The point of this rant is to get out the message that your behaviour has consequences, often beyond what you might expect. If you're excited to see one of your friends in a class, that's great. But if you want to catch up, do it after class. Go for coffee, or have lunch together. But do not spend the whole entire damn class chatting. Realize that you're not just bothering the other students within earshot, but you may also be disrupting your instructor, thereby affecting the whole class.

Why aren't you studying?

UPDATE: Here are comments from my evaluations in that noisy class:

"class are also often too noisy"
"[instructor] did nothing to actually stop [the class] talking"
"I appreciate you respecting students' desire to learn by reprimanding those continually talkative students. They were the only downside in this course."
"Thanks you for acknowledging the chatterboxes in our class and reprimanding them"
"It was a noisy class!"

9 comments:

Anonymous said...
on

Well said. Talkers are the worst. Just because you're okay with wasting the $500 dollars your mummy paid for you to have a chat with your friends, doesn't give you the right to waste MY $500. Newsflash: I'm actually there to learn.

Anonymousse said...
on

Were the marks of the students any lower than usual, as well? Perhaps the poor classroom meant a lower attendance rate, or the darkness helped kids fall asleep. This is unfortunate, though!!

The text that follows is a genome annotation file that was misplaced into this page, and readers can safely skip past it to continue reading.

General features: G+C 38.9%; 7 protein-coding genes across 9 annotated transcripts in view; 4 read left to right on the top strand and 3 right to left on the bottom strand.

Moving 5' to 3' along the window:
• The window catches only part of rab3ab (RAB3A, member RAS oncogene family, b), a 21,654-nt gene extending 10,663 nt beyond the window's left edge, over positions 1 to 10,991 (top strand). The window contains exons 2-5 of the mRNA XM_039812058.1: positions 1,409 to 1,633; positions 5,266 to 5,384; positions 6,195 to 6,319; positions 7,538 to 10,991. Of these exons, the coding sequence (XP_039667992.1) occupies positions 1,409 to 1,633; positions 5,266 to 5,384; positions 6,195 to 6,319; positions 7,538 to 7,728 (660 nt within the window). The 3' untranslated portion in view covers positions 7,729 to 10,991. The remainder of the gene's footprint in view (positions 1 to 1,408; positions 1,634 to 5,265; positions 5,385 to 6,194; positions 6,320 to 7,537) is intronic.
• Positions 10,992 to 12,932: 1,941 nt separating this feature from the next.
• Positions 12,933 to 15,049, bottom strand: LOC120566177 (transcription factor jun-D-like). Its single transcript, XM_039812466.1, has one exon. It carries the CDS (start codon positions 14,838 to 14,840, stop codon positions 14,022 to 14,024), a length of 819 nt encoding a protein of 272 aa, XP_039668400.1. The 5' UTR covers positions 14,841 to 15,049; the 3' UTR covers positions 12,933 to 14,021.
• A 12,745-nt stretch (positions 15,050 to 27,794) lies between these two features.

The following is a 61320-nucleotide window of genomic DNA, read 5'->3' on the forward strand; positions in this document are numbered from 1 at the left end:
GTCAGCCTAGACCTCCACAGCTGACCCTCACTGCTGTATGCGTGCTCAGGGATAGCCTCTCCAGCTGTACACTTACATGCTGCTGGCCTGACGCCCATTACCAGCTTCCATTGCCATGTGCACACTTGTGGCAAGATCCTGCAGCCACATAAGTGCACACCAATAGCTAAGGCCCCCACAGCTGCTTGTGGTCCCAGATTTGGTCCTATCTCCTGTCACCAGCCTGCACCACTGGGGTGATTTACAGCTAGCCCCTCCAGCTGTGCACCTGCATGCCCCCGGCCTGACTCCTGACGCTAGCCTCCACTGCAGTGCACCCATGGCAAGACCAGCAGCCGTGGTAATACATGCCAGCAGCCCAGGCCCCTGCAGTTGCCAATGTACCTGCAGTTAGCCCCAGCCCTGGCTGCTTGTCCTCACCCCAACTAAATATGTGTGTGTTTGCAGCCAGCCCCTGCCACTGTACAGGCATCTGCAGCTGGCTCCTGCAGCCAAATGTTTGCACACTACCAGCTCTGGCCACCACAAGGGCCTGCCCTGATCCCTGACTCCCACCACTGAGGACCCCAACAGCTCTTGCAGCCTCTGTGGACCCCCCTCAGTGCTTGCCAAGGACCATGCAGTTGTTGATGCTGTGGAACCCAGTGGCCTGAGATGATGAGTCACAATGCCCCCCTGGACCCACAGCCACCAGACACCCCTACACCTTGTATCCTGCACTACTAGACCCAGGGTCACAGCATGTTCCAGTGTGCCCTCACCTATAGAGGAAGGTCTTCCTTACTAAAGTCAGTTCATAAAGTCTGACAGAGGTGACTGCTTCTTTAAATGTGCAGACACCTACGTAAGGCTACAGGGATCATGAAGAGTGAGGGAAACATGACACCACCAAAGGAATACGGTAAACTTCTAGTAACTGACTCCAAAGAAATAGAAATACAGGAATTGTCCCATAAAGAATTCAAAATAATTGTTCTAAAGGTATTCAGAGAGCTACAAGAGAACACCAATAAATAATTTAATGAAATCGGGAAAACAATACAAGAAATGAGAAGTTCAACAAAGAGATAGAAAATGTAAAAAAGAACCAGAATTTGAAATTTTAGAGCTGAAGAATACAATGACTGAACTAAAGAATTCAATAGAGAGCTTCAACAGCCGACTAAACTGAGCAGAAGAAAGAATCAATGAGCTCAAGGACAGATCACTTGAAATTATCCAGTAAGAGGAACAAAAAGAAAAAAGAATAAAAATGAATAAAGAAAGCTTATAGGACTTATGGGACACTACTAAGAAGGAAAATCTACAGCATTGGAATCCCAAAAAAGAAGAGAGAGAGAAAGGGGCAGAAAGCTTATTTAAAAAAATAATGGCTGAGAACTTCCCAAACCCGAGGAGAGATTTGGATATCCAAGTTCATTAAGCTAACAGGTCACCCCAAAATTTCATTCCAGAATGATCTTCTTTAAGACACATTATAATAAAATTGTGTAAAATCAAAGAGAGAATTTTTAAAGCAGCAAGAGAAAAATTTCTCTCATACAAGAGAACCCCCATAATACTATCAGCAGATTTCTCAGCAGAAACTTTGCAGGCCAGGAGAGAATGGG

Karsten Loepelmann said...
on

@Anonymousse: Looking at the overall marks, they were not lower than previous classes. So I'm happy about that, at least. If the marks were lower, I'd feel absolutely terrible.

Anastasia said...
on

You should have brought a flashlight and shined it in the general direction of the talkers.

A. Nonymous said...
on

I agree - well said. Chatters are a plague that follow students throughout their university career, popping up in most classes at every level.

I appreciated your stop-and-glare routine in 267 because it generally seemed to work and the reprieve from chatting was wonderful.

Nadia said...
on

Thanks for your stop and glare in 385 the other day, and asking those chatters if they wanted to take their conversation outside! It was much appreciated!

Karsten Loepelmann said...
on

@everybody: Thanks for your comments. It would really help if you tell me that talkers are disrupting your concentration. I don't always know people are talking unless I can hear them myself. (Although I do notice those people who never face front.) So let me know--come up at the end of class, or fire off an email, or whatever!

Anonymous said...
on

I have to say, I sat in on one of your lectures last semester, in that very dark, very large room and the lecture was... different. Different in the sense that I have you this semester, in a very bright room, much smaller than the other one and the class seems so much more engaged. I didn't hear the chatter too much, probably because I was studying for one of my own classes but it definitely did seem as if a lot of people weren't paying attention. I could have easily fallen asleep simply because of how dim the light were. Not so much this semester. I wouldn't worry too much about not getting your Honors with Distinction this term!

Karsten Loepelmann said...
on

I just found out--I'm scheduled to teach in that room again this fall. Aargh! So I asked (begged?) to have the room changed, which isn't likely. So I'm sad.